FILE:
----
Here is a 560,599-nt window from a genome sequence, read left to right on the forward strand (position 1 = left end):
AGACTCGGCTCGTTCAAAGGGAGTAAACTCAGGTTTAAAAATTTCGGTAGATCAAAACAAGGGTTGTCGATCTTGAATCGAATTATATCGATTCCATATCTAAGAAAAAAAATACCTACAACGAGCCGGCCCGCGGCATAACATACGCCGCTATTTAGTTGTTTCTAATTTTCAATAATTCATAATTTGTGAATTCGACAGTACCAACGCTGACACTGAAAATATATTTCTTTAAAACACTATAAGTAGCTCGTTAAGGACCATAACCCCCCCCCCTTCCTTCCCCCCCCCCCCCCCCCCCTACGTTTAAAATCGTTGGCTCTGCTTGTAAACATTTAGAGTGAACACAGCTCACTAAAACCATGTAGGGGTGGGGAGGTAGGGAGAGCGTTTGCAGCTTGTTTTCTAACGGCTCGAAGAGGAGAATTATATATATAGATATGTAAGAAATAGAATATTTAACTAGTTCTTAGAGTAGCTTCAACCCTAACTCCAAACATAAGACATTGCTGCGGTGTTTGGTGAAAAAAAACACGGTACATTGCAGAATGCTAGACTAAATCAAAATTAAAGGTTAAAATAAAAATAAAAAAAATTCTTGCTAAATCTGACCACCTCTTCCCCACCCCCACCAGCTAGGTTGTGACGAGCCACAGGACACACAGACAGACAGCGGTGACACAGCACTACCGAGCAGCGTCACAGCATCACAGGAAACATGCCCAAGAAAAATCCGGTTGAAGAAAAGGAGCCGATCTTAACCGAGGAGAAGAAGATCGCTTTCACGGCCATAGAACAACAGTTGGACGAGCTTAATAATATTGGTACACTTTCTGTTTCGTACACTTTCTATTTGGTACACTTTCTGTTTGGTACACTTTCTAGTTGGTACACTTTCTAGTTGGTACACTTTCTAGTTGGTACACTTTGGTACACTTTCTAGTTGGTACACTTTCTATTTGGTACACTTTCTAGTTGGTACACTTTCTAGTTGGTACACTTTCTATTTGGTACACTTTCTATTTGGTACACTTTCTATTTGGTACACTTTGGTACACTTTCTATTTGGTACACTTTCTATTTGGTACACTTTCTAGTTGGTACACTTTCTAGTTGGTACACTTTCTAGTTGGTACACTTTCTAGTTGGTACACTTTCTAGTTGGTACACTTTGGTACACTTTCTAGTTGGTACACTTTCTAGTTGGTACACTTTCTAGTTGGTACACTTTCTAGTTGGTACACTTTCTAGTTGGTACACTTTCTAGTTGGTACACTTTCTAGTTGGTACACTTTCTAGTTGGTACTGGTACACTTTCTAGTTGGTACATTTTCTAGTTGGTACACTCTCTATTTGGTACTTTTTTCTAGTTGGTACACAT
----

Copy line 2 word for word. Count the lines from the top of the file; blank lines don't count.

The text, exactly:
AGACTCGGCTCGTTCAAAGGGAGTAAACTCAGGTTTAAAAATTTCGGTAGATCAAAACAAGGGTTGTCGATCTTGAATCGAATTATATCGATTCCATATCTAAGAAAAAAAATACCTACAACGAGCCGGCCCGCGGCATAACATACGCCGCTATTTAGTTGTTTCTAATTTTCAATAATTCATAATTTGTGAATTCGACAGTACCAACGCTGACACTGAAAATATATTTCTTTAAAACACTATAAGTAGCTCGTTAAGGACCATAACCCCCCCCCCTTCCTTCCCCCCCCCCCCCCCCCCCTACGTTTAAAATCGTTGGCTCTGCTTGTAAACATTTAGAGTGAACACAGCTCACTAAAACCATGTAGGGGTGGGGAGGTAGGGAGAGCGTTTGCAGCTTGTTTTCTAACGGCTCGAAGAGGAGAATTATATATATAGATATGTAAGAAATAGAATATTTAACTAGTTCTTAGAGTAGCTTCAACCCTAACTCCAAACATAAGACATTGCTGCGGTGTTTGGTGAAAAAAAACACGGTACATTGCAGAATGCTAGACTAAATCAAAATTAAAGGTTAAAATAAAAATAAAAAAAATTCTTGCTAAATCTGACCACCTCTTCCCCACCCCCACCAGCTAGGTTGTGACGAGCCACAGGACACACAGACAGACAGCGGTGACACAGCACTACCGAGCAGCGTCACAGCATCACAGGAAACATGCCCAAGAAAAATCCGGTTGAAGAAAAGGAGCCGATCTTAACCGAGGAGAAGAAGATCGCTTTCACGGCCATAGAACAACAGTTGGACGAGCTTAATAATATTGGTACACTTTCTGTTTCGTACACTTTCTATTTGGTACACTTTCTGTTTGGTACACTTTCTAGTTGGTACACTTTCTAGTTGGTACACTTTCTAGTTGGTACACTTTGGTACACTTTCTAGTTGGTACACTTTCTATTTGGTACACTTTCTAGTTGGTACACTTTCTAGTTGGTACACTTTCTATTTGGTACACTTTCTATTTGGTACACTTTCTATTTGGTACACTTTGGTACACTTTCTATTTGGTACACTTTCTATTTGGTACACTTTCTAGTTGGTACACTTTCTAGTTGGTACACTTTCTAGTTGGTACACTTTCTAGTTGGTACACTTTCTAGTTGGTACACTTTGGTACACTTTCTAGTTGGTACACTTTCTAGTTGGTACACTTTCTAGTTGGTACACTTTCTAGTTGGTACACTTTCTAGTTGGTACACTTTCTAGTTGGTACACTTTCTAGTTGGTACACTTTCTAGTTGGTACTGGTACACTTTCTAGTTGGTACATTTTCTAGTTGGTACACTCTCTATTTGGTACTTTTTTCTAGTTGGTACACAT